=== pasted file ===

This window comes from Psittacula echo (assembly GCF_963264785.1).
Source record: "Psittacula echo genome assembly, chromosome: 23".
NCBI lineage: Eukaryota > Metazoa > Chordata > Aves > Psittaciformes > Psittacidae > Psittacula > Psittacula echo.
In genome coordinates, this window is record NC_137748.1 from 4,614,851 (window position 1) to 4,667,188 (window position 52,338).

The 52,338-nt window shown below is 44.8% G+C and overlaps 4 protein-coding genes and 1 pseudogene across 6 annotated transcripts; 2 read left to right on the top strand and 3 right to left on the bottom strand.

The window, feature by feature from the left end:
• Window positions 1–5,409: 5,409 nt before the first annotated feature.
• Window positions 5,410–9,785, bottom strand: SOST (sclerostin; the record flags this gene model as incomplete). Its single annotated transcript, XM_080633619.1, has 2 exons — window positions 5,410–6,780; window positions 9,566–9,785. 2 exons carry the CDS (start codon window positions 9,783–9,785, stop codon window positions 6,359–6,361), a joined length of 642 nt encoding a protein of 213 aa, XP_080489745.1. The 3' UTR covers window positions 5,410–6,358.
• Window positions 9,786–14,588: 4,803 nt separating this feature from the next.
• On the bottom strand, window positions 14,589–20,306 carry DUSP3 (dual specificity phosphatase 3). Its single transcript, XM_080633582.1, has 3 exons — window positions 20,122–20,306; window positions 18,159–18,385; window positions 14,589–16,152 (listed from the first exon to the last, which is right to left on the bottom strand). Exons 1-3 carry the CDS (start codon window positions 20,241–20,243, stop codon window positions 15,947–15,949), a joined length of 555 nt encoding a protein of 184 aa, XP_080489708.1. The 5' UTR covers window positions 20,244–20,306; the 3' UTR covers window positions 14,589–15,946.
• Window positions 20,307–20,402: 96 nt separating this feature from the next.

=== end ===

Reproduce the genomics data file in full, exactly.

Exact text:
This window comes from Psittacula echo (assembly GCF_963264785.1).
Source record: "Psittacula echo genome assembly, chromosome: 23".
NCBI lineage: Eukaryota > Metazoa > Chordata > Aves > Psittaciformes > Psittacidae > Psittacula > Psittacula echo.
In genome coordinates, this window is record NC_137748.1 from 4,614,851 (window position 1) to 4,667,188 (window position 52,338).

The 52,338-nt window shown below is 44.8% G+C and overlaps 4 protein-coding genes and 1 pseudogene across 6 annotated transcripts; 2 read left to right on the top strand and 3 right to left on the bottom strand.

The window, feature by feature from the left end:
• Window positions 1–5,409: 5,409 nt before the first annotated feature.
• Window positions 5,410–9,785, bottom strand: SOST (sclerostin; the record flags this gene model as incomplete). Its single annotated transcript, XM_080633619.1, has 2 exons — window positions 5,410–6,780; window positions 9,566–9,785. 2 exons carry the CDS (start codon window positions 9,783–9,785, stop codon window positions 6,359–6,361), a joined length of 642 nt encoding a protein of 213 aa, XP_080489745.1. The 3' UTR covers window positions 5,410–6,358.
• Window positions 9,786–14,588: 4,803 nt separating this feature from the next.
• On the bottom strand, window positions 14,589–20,306 carry DUSP3 (dual specificity phosphatase 3). Its single transcript, XM_080633582.1, has 3 exons — window positions 20,122–20,306; window positions 18,159–18,385; window positions 14,589–16,152 (listed from the first exon to the last, which is right to left on the bottom strand). Exons 1-3 carry the CDS (start codon window positions 20,241–20,243, stop codon window positions 15,947–15,949), a joined length of 555 nt encoding a protein of 184 aa, XP_080489708.1. The 5' UTR covers window positions 20,244–20,306; the 3' UTR covers window positions 14,589–15,946.
• Window positions 20,307–20,402: 96 nt separating this feature from the next.